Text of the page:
Nov. 6 (Bloomberg) -- Drugmakers from GlaxoSmithKline Plc to Lupin Ltd. are grappling with Indian distributors, whose demand for maintaining commissions threatens to erode profits after the South Asian nation imposed price controls.
Talks are under way after traders temporarily boycotted some treatments until their demands were met, Nilesh Gupta, managing director of Lupin, a maker of anti-tuberculosis medicines, said in an interview. Distributors want the terms of their commission to be restored after drugmakers slashed margins for traders following India’s move to cap prices of 348 essential remedies.
Drugmakers may resort to new medicines and vaccines that don’t face caps to revive margins in the world’s second-most populated nation. India’s $12 billion drug market shrank for the first time in September, after growing at an average 7.2 percent in the first eight months of the year, according to data from the All India Organization of Chemists & Druggists.
Wholesalers “were going slow, there were boycotts, they selectively decided to boycott companies,” Lupin’s Gupta said in a phone interview. “They’ve basically been giving us and other companies a pretty hard time, and that kind of messed up the order flow.”
India’s government in December announced details of a policy aimed to make drugs more affordable. The policy set the prices of the essential medicines at the average of all brands that have a market share higher than 1 percent.
Retailers and wholesalers receive a proportion of the drug’s retail price as their commission. Traders say that drugmakers reduced the percentage value of their fees while cutting prices as mandated by the government.
“Without telling us, without giving us any notice, they have reduced our margin,” Jagannath Shinde, president of the pharmacists’ trade body, said Oct. 18. “Our margin has been snatched, and we are asking that it be given back.”
Glaxo’s Indian unit Glaxosmithkline Pharmaceuticals Ltd.’s profit is estimated to have dropped for a second straight quarter after the price of its best-selling antibiotic treatment Augmentin fell more than 40 percent, according to data compiled by Bloomberg. More than a third of the company’s domestic portfolio falls under price control now, from about 23 percent earlier, according to an Aug. 8 report from Tata Securities Ltd.
Net income is projected to have fallen 15 percent to 1.29 billion rupees ($21 million) in the three months ended Sept. 30, according to the median of 14 analysts’ estimates compiled by Bloomberg. The Mumbai-based company will report third-quarter earnings on Nov. 11.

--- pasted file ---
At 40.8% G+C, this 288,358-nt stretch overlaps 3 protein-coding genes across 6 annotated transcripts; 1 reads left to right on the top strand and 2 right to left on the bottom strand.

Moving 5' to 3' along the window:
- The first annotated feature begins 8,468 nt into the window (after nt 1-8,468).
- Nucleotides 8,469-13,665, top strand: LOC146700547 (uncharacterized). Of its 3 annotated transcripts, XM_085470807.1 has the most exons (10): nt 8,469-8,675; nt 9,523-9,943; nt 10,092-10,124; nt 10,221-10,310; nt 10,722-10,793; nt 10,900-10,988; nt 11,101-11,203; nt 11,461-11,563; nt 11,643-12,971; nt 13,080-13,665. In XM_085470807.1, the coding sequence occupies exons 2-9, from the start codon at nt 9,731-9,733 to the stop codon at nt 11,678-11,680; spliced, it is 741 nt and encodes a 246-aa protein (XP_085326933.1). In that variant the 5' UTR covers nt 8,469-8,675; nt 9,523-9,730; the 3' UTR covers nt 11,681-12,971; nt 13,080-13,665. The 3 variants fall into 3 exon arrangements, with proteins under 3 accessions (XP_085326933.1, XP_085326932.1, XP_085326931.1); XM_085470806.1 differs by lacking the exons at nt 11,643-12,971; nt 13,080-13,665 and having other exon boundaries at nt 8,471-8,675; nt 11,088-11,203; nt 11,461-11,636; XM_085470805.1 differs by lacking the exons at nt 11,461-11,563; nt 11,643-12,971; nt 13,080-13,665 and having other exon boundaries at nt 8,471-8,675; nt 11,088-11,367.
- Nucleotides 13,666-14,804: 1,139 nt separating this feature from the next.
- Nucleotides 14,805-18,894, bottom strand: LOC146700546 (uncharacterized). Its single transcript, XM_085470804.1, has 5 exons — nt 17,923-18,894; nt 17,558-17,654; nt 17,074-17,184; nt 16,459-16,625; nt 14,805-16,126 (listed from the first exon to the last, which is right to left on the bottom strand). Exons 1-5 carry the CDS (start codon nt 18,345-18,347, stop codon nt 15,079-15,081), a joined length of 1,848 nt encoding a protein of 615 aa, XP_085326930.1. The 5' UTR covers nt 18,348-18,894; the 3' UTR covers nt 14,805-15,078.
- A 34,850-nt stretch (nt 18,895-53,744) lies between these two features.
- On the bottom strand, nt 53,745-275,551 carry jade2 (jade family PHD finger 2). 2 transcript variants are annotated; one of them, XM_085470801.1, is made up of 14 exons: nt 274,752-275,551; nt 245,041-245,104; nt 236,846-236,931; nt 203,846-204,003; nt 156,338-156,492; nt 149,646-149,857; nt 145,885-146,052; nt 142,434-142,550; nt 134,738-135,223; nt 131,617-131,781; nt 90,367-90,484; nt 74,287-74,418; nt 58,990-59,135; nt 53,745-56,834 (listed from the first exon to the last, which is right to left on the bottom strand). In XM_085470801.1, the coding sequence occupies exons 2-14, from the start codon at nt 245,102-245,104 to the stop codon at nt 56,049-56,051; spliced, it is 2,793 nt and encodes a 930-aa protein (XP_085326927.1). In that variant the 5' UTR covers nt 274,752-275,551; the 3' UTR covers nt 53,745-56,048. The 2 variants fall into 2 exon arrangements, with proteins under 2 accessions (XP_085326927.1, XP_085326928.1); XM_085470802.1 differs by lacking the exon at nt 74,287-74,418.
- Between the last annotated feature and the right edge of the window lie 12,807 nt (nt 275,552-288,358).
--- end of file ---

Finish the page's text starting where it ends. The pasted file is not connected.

Glaxo’s shares have risen 14 percent this year. They fell 0.7 percent to 2,465.05 rupees as of 10:01 a.m. in Mumbai. Lupin, which earned 27 percent of its revenue from India in the year ended March 31, has advanced 44 percent this year.
“The multinationals are affected the most from the drug pricing rules because all their business comes from domestic sales,” Hitesh Mahida, an analyst at Fortune Equity Brokers India Ltd., said in an interview. “Indian companies have a lot of exports that offset any impact from the local business.”
When prescribing medication, Indian doctors typically refer to brands rather than chemical names. Pharmacists are prohibited from substituting one generic for another, even if it’s cheaper, so drugmakers try to persuade doctors to think of their brands first.
About 90 percent of prescriptions are generics, which the manufacturers seek to differentiate with unique names -- making them branded generics. Ranbaxy Laboratories Ltd., the unit of Japan’s Daiichi Sankyo Co., sells its version of Glaxo’s Augmentin as Moxiclav, while Cipla Ltd. markets it as Novamox, and Mankind Pharma Pvt. retails it as Moxikind. Before the government’s price controls took effect, Augmentin was among the nation’s top three best selling drug by revenue.
Prices of the brands can differ by as much as 75 percent for 10 tablets, according to drug encyclopedia MIMS. A pack of six tablets of Augmentin used to cost about 250 rupees earlier this year, before it was reduced to 142 rupees after the government policy took effect.
An e-mail seeking comment sent to Rupali Kalav, a spokeswoman for Glaxosmithkline Pharmaceuticals in Mumbai, received an automated out-of-office reply.
Revenue from India’s 50 largest drug makers dropped 1.8 percent in September, according to the AIOCD.
Drug sales will recover in the next few months, AIOCD’s Shinde said. The pharmacists’ trade organization is working with drugmakers to restore their commissions to the earlier levels, and an agreement is expected to be reached soon. As many as 40 companies have restored the fees, he said.
Glaxo’s market share in India fell to 3.8 percent in September from 4.2 percent in June, while that of Pfizer Inc.’s Pfizer Ltd. and Wyeth Ltd. units combined slipped to 2.7 percent from 2.8 percent in the same period. Sun Pharmaceutical Industries Ltd., owned by billionaire Dilip Shanghvi, saw its share grow from 5.1 percent to 5.5 percent.
The price controls have affected companies selling antibiotics, pain killers and treatments for acute conditions, said Surya Narayan Patra, an analyst at Phillip Securities Ltd. in Mumbai. Companies such as Sun and Lupin, that focus more on medicines for long-term conditions like diabetes and heart disease, were less affected, and are hence more valued by investors, he said.
“In pharma itself, investors are selectively playing” on these stocks, Patra said.
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